Volume 74

Hey. Happy new month.

Three things are certain in Nigeria: Death, taxes, and a circular from the Central Bank of Nigeria (CBN). The latest one is big for Nigerian banks because the CBN wants them to look for more money to remain in business.

The thing is that banks exist because the CBN wills it. A significant ask the banks have to satisfy here is something called “capital base” — think of it as the banks’ proof that they have enough money to support their operations. The CBN sets the capital requirement, and banks must meet this number to obtain a banking license. The CBN has now asked the banks to “recapitalise” — raise more capital between now and April 30, 2026.

But why is the CBN doing this? The CBN is working towards building a 1 trillion dollar economy by 2030 and wants the bank to be strong enough to support this drive. A line in the circular reads, “Bigger banks with larger capital base and capacity can underwrite larger levels of credit which is critical to lubricate and catalyze the growth of the economy.”

As it stands, the banks have three options to raise this capital: Mergers and acquisitions, “inject fresh equity capital through private placements, rights issues, and/or offers for subscription”, or downgrade to a license they can afford with their capital base.

Now, what does all of this mean for you as a customer? Not much, to be honest. The question most people will have here is about the safety of their funds. The short answer is that your deposit will remain safe and won’t be affected by this process. The CBN and the Nigeria Deposit Insurance Corporation (NDIC) will work together to protect your interests.

It’s time to look at this week’s stories.

In this letter:

  • #NairaLife:The Researcher Who Had to Start Afresh After Getting Disowned
  • 6 Nigerians Under 35 Talk About Writing Wills
  • #ZikokoMoneyVideo: I hate spending my own money
  • QUIZ: Only Rich Nigerians Will Get More Than 7/11 On This Naira Quiz
  • Where The Money At?!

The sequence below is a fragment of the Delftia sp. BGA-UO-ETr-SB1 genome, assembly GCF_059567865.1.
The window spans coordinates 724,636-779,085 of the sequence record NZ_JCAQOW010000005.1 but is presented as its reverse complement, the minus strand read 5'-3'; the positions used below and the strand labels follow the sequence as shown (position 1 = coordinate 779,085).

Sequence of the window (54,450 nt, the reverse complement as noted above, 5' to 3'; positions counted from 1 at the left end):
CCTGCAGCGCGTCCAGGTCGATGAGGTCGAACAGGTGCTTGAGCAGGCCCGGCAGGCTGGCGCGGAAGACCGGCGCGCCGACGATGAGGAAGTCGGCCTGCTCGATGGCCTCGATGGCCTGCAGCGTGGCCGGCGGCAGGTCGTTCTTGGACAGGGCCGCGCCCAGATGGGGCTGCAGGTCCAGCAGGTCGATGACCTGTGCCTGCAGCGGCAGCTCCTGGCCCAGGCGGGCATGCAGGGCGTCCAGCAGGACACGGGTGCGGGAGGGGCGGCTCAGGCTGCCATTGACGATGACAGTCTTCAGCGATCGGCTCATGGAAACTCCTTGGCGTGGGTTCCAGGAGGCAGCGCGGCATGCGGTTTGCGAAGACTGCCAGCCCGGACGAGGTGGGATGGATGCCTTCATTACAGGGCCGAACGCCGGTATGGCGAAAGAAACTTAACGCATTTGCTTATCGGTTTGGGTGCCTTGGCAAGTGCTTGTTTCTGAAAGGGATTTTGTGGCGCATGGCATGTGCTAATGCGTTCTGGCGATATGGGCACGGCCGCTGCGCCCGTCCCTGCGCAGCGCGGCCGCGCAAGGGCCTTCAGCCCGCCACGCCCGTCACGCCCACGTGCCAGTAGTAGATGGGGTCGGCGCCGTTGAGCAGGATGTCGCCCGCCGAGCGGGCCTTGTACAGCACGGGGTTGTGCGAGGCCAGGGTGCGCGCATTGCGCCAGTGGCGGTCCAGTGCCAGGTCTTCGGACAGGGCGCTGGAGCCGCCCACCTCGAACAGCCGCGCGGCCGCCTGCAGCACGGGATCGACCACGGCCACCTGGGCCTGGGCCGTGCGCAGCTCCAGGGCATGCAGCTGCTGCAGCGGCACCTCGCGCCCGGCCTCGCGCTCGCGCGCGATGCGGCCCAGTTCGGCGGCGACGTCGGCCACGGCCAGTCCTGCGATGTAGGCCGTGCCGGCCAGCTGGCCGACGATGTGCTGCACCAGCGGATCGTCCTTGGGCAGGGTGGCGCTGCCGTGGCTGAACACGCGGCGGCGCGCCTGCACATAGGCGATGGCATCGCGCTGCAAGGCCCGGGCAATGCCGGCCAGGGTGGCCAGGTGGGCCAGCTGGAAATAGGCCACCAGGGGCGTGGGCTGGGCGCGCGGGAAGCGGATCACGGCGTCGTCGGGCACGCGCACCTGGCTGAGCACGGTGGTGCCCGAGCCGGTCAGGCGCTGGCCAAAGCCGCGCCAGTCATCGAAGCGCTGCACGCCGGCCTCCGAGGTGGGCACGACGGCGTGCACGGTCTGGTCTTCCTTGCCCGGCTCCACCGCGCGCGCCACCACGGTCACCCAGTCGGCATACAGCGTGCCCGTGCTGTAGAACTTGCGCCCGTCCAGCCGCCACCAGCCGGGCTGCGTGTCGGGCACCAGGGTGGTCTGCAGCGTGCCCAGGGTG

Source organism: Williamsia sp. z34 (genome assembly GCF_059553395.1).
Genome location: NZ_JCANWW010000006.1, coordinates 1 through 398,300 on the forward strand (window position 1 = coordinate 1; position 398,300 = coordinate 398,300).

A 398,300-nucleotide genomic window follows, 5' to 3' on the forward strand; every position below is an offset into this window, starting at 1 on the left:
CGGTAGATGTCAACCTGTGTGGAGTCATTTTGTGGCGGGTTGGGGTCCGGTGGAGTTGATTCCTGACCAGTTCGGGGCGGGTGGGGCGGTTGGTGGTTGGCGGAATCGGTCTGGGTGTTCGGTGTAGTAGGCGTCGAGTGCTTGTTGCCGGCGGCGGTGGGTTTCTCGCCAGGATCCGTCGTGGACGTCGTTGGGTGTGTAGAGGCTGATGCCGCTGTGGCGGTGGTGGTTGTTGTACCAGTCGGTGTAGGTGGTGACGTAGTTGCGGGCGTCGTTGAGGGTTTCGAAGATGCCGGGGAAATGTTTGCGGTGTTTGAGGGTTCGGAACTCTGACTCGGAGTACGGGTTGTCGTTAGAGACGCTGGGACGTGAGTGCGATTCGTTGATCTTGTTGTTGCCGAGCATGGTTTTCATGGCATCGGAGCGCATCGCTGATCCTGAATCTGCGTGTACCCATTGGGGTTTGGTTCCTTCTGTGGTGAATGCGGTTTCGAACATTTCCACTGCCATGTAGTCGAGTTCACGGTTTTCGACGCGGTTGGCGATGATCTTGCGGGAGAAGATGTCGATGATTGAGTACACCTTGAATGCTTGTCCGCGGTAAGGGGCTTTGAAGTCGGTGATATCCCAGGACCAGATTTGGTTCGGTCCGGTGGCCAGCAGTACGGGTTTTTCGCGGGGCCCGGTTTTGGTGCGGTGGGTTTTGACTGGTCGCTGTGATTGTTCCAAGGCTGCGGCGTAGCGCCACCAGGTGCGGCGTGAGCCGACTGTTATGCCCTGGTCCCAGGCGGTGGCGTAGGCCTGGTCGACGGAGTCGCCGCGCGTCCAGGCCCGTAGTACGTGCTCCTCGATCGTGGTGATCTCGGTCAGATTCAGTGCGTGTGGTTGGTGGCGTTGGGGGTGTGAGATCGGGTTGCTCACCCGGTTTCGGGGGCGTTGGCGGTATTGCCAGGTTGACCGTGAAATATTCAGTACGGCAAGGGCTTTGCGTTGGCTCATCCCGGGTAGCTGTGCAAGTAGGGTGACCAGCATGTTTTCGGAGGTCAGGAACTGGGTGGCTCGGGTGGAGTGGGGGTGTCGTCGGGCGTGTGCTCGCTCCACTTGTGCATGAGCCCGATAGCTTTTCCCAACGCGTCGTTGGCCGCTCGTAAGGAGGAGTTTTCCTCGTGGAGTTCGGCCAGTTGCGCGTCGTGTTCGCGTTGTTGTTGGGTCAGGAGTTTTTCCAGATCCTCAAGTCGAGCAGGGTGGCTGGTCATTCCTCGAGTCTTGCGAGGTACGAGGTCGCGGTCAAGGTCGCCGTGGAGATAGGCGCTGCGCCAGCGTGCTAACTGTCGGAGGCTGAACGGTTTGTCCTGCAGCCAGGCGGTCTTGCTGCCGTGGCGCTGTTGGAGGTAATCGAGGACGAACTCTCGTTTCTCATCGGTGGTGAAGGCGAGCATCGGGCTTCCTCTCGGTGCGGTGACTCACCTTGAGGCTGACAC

#NairaLife: The Researcher Who Had to Start Afresh After Getting Disowned

The 32-year-old customer experience researcher in this #NairaLife was forced to start afresh in 2016 due to an unplanned pregnancy that led to her father cutting her off. Eight years later, she’s now a financially stable mother of two — thanks to her ₦1.5m/month salary. How did she get here and what’s next for her?

Read her rollercoaster #NairaLife here

Ready to win big? Try your luck with ScratchMe Lottery! Dial *671*4*4*3# on your MTN Line to play via MoMo or visit any Shoprite or Jara Store in Lagos. You can also snag one from a Dot or Bankly POS agents near you. Don’t miss out on a possible chance to become a millionaire!

Find out more here

6 Nigerians Under 35 Talk About Writing Wills

How old is “old enough” to write a will? There is no definite answer, but this article proves one thing: you cannot be too young to have a will.

We asked young people who have (or are planning to have) wills why they wrote one and what they think about the premise of wills.

This is what they said

We all have questions about how to manage money, work and career we’d like clarity on, don’t we?

This is where Aunty M. Let’s call her the experienced older sibling you can come to for answers and actionable money and career advice.

All you need to do is send your questions below, and we’ll take it from there.

Submit your questions here

I hate spending my own money

Gabriel* (28) has millions of naira in savings. But he refuses to spend more than ₦20k/month, instead choosing to live on handouts from his friends.
Watch the video here

QUIZ: Only Rich Nigerians Will Get More Than 7/11 On This Naira Quiz

How well do you know the naira? You know, the currency you spend almost every day. We know you’ve seen and held naira notes for most of your life, so this quiz shouldn’t be hard for you. We hope we aren’t wrong.

Take the quiz here

Where The Money At?!

We can’t say we’re about the money and not actually help you find the money.

So we’ve compiled a list of job opportunities for you. Make sure you share this with anyone who might need it because in this community, we look out for each other.

Again, don’t mention. We gatchu.

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All good things must come to an end. But not this good thing. We’ll be back next week.

In the
meantime, keep reading Zikoko’s articles and be sure to share the love.

See you next week…

Yours cashly,


Zikoko’s’OG’ Mr. Money

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Zikoko amplifies African youth culture by curating and creating smart and joyful content for young Africans and the world.